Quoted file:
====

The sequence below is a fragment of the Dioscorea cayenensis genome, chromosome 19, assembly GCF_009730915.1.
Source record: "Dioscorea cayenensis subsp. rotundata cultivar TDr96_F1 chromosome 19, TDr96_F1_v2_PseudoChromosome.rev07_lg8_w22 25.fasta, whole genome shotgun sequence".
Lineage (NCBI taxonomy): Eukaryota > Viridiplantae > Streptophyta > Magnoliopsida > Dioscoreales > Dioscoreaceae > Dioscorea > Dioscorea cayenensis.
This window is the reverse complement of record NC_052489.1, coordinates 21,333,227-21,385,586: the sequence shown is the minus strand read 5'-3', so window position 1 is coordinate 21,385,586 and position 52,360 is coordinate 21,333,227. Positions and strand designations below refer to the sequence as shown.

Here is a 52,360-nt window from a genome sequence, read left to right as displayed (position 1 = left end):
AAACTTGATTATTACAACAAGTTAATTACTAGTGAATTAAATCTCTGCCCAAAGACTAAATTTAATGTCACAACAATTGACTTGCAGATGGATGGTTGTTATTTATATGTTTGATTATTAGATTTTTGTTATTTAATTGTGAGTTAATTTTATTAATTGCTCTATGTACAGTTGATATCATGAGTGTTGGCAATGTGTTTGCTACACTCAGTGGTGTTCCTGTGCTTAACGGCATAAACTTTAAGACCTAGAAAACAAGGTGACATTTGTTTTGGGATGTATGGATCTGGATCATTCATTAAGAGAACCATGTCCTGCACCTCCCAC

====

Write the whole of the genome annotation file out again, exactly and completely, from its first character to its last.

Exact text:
The sequence below is a fragment of the Dioscorea cayenensis genome, chromosome 19, assembly GCF_009730915.1.
Source record: "Dioscorea cayenensis subsp. rotundata cultivar TDr96_F1 chromosome 19, TDr96_F1_v2_PseudoChromosome.rev07_lg8_w22 25.fasta, whole genome shotgun sequence".
Lineage (NCBI taxonomy): Eukaryota > Viridiplantae > Streptophyta > Magnoliopsida > Dioscoreales > Dioscoreaceae > Dioscorea > Dioscorea cayenensis.
This window is the reverse complement of record NC_052489.1, coordinates 21,333,227-21,385,586: the sequence shown is the minus strand read 5'-3', so window position 1 is coordinate 21,385,586 and position 52,360 is coordinate 21,333,227. Positions and strand designations below refer to the sequence as shown.

Here is a 52,360-nt window from a genome sequence, read left to right as displayed (position 1 = left end):
AAACTTGATTATTACAACAAGTTAATTACTAGTGAATTAAATCTCTGCCCAAAGACTAAATTTAATGTCACAACAATTGACTTGCAGATGGATGGTTGTTATTTATATGTTTGATTATTAGATTTTTGTTATTTAATTGTGAGTTAATTTTATTAATTGCTCTATGTACAGTTGATATCATGAGTGTTGGCAATGTGTTTGCTACACTCAGTGGTGTTCCTGTGCTTAACGGCATAAACTTTAAGACCTAGAAAACAAGGTGACATTTGTTTTGGGATGTATGGATCTGGATCATTCATTAAGAGAACCATGTCCTGCACCTCCCAC